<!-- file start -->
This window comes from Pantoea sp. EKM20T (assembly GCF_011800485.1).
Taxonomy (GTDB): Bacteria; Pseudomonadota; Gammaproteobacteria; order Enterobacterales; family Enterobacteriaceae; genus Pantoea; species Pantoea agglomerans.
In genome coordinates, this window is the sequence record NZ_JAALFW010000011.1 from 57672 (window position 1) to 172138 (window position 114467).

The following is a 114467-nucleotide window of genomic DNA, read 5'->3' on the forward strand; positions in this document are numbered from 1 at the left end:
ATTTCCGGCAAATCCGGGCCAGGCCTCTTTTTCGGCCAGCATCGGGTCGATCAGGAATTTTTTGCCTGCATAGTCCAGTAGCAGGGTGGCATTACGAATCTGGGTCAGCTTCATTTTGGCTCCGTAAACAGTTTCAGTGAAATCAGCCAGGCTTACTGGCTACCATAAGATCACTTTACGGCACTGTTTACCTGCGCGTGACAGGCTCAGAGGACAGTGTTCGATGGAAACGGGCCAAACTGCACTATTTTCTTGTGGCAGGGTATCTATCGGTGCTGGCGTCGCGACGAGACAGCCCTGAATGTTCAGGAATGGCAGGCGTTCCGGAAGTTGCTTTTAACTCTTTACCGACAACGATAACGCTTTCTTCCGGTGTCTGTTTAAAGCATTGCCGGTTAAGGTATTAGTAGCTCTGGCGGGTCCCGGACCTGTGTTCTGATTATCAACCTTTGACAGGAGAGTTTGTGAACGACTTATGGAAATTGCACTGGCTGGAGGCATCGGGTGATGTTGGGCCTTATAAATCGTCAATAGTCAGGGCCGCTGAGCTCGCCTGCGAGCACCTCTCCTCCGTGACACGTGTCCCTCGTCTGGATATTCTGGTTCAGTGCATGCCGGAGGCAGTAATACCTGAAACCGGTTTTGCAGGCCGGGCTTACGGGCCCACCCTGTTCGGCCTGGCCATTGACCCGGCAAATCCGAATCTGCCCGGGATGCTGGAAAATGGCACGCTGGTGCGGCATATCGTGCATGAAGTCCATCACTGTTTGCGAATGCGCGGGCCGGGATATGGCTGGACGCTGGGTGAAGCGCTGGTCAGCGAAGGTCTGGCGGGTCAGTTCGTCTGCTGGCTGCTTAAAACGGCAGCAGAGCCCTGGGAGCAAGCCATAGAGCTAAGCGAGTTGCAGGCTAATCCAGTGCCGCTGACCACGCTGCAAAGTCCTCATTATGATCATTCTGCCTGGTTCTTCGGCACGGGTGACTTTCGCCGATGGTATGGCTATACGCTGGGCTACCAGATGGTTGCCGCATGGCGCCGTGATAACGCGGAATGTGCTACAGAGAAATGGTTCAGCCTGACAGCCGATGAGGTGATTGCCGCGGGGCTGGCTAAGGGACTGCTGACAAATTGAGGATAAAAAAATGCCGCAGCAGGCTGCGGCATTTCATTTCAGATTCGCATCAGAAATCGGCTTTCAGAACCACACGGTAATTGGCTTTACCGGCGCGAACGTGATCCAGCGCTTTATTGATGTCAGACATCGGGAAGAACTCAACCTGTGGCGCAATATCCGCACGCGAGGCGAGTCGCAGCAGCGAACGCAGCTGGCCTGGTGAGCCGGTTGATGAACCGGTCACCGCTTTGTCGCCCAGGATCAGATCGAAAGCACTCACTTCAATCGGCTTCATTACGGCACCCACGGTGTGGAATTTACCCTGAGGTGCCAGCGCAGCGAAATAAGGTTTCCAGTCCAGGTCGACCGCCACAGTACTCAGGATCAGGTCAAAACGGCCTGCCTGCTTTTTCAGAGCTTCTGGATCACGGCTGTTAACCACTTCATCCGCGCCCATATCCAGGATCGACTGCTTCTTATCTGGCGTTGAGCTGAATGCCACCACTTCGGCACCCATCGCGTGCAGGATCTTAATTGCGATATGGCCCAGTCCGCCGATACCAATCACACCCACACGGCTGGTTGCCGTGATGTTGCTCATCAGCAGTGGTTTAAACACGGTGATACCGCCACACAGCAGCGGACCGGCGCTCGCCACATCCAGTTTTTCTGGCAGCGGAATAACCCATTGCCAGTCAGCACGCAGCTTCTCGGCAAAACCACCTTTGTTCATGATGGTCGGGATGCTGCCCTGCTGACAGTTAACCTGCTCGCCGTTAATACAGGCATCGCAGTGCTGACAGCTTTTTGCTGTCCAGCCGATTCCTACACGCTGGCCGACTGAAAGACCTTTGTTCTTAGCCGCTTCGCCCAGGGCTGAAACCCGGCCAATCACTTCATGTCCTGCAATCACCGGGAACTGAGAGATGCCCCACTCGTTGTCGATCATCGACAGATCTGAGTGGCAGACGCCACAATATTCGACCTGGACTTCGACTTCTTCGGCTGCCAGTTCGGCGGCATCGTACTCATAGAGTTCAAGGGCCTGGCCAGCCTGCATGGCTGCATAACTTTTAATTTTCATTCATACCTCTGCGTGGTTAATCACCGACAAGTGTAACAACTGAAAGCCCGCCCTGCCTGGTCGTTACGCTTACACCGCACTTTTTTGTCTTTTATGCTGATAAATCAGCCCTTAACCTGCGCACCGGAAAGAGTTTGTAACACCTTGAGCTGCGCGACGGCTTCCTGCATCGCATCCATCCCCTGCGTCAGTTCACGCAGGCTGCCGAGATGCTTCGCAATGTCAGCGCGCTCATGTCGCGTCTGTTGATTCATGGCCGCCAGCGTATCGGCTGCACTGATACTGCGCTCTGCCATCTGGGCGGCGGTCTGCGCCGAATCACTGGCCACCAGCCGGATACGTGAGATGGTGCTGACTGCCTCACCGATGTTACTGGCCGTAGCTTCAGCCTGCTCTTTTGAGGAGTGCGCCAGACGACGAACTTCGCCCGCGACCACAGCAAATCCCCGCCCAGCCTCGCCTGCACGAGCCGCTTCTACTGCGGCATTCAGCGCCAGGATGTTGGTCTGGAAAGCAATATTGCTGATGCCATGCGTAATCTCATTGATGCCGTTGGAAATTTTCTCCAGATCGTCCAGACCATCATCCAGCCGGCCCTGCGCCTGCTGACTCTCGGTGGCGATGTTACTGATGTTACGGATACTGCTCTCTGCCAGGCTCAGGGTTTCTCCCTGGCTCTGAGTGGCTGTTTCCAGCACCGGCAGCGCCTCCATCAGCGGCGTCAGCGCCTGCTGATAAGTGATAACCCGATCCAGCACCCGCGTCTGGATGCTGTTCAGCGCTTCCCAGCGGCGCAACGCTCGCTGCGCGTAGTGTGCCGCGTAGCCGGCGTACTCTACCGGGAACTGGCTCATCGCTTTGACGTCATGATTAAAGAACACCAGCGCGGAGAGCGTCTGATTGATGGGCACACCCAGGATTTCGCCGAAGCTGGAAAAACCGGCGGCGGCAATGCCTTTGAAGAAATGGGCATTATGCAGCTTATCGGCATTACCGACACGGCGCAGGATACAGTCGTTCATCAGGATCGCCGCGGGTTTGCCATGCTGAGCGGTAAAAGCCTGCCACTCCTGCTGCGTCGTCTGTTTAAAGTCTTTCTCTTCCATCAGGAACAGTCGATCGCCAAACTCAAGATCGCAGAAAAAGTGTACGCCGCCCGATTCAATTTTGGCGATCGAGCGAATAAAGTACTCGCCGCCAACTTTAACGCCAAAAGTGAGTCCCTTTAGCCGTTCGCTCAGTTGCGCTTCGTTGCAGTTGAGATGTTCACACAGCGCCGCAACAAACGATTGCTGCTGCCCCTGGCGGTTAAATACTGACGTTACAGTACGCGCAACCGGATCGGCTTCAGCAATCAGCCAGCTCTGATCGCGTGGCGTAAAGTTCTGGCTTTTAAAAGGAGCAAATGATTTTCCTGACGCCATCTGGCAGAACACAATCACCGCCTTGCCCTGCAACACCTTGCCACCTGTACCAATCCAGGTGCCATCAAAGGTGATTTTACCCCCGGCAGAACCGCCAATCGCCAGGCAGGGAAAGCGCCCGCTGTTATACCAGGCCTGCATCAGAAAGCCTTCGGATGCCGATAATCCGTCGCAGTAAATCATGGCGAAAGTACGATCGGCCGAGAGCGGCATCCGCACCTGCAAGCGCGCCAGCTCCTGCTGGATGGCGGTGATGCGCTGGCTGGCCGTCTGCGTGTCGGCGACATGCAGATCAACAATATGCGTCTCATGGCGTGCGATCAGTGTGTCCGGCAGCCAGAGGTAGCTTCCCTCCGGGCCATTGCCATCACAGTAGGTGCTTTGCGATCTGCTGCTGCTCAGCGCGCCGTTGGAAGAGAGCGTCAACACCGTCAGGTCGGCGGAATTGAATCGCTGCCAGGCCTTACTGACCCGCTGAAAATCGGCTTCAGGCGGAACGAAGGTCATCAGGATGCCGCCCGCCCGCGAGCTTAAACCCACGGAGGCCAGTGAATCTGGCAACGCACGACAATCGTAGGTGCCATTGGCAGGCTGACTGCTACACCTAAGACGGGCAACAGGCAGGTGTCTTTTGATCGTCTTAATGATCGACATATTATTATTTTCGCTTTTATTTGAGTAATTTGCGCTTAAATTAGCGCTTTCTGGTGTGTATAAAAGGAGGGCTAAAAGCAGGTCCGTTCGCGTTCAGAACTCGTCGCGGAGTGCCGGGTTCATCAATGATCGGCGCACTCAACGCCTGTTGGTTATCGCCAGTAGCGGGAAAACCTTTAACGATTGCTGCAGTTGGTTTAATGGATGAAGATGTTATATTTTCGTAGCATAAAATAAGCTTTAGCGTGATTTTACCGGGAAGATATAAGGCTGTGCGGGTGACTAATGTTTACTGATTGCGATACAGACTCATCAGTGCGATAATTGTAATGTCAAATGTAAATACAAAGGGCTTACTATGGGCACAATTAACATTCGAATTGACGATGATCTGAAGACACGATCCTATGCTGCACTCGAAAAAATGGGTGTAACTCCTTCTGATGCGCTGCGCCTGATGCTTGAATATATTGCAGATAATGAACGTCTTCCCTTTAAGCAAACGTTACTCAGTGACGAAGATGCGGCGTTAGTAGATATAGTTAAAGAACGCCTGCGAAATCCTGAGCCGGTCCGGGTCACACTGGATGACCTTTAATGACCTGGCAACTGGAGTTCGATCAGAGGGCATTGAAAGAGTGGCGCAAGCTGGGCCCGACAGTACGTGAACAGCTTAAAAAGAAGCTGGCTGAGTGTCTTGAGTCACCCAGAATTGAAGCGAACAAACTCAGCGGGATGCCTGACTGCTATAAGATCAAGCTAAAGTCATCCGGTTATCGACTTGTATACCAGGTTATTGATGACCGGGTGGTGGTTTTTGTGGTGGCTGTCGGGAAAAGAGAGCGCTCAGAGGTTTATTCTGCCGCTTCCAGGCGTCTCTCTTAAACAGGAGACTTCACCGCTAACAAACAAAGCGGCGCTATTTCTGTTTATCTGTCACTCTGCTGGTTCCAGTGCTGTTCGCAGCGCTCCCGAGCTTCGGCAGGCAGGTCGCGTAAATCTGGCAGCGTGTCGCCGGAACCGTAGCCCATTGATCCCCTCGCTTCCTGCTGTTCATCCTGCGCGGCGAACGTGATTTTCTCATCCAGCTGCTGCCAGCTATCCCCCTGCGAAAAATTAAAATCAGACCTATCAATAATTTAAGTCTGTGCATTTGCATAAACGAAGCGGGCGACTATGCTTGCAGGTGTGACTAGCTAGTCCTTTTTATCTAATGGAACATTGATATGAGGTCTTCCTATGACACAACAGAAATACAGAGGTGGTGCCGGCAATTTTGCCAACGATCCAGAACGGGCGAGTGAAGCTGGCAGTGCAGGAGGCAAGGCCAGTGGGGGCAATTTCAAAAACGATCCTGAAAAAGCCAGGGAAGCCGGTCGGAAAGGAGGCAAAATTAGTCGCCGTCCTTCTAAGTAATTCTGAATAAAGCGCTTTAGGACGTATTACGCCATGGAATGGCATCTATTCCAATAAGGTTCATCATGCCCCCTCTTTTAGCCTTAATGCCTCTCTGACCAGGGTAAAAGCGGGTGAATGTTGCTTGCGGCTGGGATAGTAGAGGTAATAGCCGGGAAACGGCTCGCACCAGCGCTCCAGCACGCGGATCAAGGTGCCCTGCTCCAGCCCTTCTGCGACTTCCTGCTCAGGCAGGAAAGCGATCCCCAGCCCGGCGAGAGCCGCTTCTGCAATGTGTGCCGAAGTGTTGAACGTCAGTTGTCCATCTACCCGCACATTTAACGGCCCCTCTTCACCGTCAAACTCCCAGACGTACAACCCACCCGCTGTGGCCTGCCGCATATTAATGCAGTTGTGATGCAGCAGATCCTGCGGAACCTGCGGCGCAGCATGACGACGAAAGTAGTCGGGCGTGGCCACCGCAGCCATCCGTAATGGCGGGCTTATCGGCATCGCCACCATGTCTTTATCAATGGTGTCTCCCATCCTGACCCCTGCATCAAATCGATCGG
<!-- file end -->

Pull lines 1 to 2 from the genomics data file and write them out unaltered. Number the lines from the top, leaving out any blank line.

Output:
This window comes from Pantoea sp. EKM20T (assembly GCF_011800485.1).
Taxonomy (GTDB): Bacteria; Pseudomonadota; Gammaproteobacteria; order Enterobacterales; family Enterobacteriaceae; genus Pantoea; species Pantoea agglomerans.